https://forum.officiating.com/basket...tml#post994853

https://forum.officiating.com/basket...oncertlon.html

Raymond Sat Jan 02, 2021 11:47am

Billy, you may be right about 9-1-3c applying to bench personnel, but none of the other citations you posted directly support or address what you are asserting. Do you have anything on point in regards to bench personnel?

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BillyMac Sat Jan 02, 2021 12:08pm

Due Diligence ...
 
Quote:

Originally Posted by Raymond (Post 1040753)
Billy, you may be right about 9-1-3c applying to bench personnel, but none of the other citations you posted directly support or address what you are asserting. Do you have anything on point in regards to bench personnel?

No.

As you pointed out, I threw all the spaghetti at the wall to see what stuck and what didn't stick. None of my citations state that one can't call a distracting violation on bench personnel, and I liked the red highlighted wording in 9.1.3 SITUATION D.

I'll leave it up the other Forum members to find the citations and interpretations that back up JRutledge's assertion that one can't call a distracting violation on bench personnel. I've already done my due diligence as an esteemed Forum member.

The proper interpretation hinges on the NFHS definition of "opponent" (found 152 times in the rulebook but no specific definition).

https://tse2.mm.bing.net/th?id=OIP.K...=0&w=528&h=178

JRutledge Sat Jan 02, 2021 12:45pm

Quote:

Originally Posted by BillyMac (Post 1040756)
I'll leave it up the other Forum members to find the citations and interpretations that back up JRutledge's assertion that one can't call a distracting violation on bench personal. I've already done my due diligence as an esteemed Forum member.

The proper interpretation hinges on the NFHS definition of "opponent" (found 152 times in the rulebook but no specific definition).

I will put it this way, we have never had anyone in my area assert that you should penalize a bench for disconcertion. This has been addressed multiple ways over the years and basically tells the bench to "knock it off" based on a free throw situation and then if they do not comply use the tools you have to stop it. This OP situation was not about a free throw, but saying something from the bench to players playing on the floor. And if that was the case we would have issues every single game and Ts if we always addressed some situation with the bench for simply being active. There is nothing especially illegal about clapping. Now if they are taunting that is different, but not what I am reading.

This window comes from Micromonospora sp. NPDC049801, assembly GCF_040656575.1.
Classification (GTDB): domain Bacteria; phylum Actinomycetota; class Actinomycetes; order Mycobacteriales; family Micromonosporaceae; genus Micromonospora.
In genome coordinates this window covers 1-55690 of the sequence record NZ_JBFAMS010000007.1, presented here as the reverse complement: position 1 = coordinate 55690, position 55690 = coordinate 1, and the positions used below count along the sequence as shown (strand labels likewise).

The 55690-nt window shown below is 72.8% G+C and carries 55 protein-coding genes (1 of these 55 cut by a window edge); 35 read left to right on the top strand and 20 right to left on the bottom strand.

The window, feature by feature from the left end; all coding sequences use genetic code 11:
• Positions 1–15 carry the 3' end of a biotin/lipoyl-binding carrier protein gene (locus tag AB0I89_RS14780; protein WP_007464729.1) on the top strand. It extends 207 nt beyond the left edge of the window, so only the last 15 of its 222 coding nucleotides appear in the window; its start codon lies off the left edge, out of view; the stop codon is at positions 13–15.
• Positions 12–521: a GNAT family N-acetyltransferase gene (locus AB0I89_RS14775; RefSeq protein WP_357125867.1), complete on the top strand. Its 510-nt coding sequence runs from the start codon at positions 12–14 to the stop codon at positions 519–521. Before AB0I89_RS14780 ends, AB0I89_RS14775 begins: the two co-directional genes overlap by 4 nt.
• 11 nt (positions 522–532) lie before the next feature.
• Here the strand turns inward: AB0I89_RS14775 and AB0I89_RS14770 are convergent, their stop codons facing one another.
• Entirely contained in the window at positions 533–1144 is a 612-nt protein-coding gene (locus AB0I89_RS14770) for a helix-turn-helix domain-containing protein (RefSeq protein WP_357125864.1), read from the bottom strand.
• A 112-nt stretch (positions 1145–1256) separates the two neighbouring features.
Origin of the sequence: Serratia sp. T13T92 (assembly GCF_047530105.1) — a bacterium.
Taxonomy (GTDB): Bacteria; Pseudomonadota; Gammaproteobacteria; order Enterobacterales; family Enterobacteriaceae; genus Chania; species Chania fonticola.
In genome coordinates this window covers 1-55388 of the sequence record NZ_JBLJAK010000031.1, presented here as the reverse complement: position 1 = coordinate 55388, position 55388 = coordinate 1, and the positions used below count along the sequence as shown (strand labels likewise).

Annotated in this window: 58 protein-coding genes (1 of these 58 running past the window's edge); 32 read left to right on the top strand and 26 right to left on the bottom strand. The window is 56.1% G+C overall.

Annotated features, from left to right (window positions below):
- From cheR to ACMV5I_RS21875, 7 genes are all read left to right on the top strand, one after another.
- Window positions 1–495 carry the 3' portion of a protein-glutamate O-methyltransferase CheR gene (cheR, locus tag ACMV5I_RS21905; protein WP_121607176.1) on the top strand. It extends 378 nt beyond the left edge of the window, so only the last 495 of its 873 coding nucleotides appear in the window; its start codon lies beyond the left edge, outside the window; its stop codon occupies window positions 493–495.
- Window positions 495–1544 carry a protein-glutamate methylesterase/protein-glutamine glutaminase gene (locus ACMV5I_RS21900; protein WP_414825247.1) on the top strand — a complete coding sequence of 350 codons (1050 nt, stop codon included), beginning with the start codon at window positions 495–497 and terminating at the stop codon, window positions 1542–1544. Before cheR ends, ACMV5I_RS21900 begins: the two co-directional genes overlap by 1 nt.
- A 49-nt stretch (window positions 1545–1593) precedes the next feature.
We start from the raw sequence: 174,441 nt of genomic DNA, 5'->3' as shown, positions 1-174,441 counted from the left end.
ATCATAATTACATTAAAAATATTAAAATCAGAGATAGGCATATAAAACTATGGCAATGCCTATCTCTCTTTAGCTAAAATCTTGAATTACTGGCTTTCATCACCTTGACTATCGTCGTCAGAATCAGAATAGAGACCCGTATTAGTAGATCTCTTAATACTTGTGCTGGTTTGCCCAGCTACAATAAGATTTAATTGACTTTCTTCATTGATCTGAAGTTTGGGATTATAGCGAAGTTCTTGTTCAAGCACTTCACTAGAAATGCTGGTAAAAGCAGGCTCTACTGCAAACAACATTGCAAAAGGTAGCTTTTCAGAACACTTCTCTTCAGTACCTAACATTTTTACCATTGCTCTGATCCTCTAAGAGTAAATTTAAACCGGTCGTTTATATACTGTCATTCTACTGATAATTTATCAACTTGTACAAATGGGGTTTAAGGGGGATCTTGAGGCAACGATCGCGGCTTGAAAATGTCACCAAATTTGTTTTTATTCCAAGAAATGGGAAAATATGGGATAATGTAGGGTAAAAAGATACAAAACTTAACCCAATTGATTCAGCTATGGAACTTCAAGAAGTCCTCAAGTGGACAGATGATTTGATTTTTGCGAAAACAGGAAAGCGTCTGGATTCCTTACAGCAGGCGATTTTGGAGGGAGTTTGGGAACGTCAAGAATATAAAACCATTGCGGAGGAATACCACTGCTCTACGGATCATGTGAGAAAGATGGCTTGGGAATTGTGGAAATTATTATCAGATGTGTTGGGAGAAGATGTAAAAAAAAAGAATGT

I am watching college basketball and see players in the first half of games shoot the ball in front of the defensive team bench and the bench might raise up or yell something. That is very typical. Just do not interfere with the game or come onto the court where we have to see someone avoid you or alter their paths because you are in the way.

Peace

Camron Rust Sat Jan 02, 2021 02:06pm

Quote:

Originally Posted by BillyMac (Post 1040750)
Disagree.

Please cite the interpretation.

Opponents can be players or bench personal.

[I]9-1-3-C: No opponent must distract the free thrower.

There are many places throughout the rules where opponent is used in a context where it is clearly only an opposing player on the court. So, I am not sure you can use the word opponent to infer anything about whether disconcertion applies.

It could be argued that the word opponent is used to indicate that a teammate can't disconcert...as opposed to all of the other elements of the rule that mention players because those elements apply to players on both teams.


That said, it is long been held here on the forum and locally, before I was in a position that mattered, that it applies to bench personnel too.

Here is an old thread discussing the issue:

https://forum.officiating.com/basket...tion-whom.html

BillyMac Sat Jan 02, 2021 03:21pm

Disconcertion ...
 
Quote:

Originally Posted by JRutledge (Post 1040758)
... we have never had anyone in my area assert that you should penalize a bench for disconcertion. This has been addressed multiple ways over the years and basically tells the bench to "knock it off" based on a free throw situation and then if they do not comply use the tools you have to stop it ...

When in Rome ...

One problem in Rome: You give bench personnel (especially in the first half) one free "pass". Free throw shooter is going through his routine preparing to shoot (only one, or first of multiple shots) and at the exact point of release everybody on the opposing bench yells "MISS" at the top of their lungs which obviously startles and distracts the shooter who throws an airball. After that the Roman official tells the bench to "knock it off", but the shot still missed, he and his team still didn't get the point, and he still doesn't get a "do-over" for the missed airball (as he would with a delayed violation for a distraction from an opponent).

BillyMac Sat Jan 02, 2021 03:27pm

Free Throw ...
 
Quote:

Originally Posted by JRutledge (Post 1040758)
This OP situation was not about a free throw, but saying something from the bench to players playing on the floor ...

Agree, but JRutledge was one of the posters who broached the situation of a free throw and it having nothing to do with bench personnel.

Quote: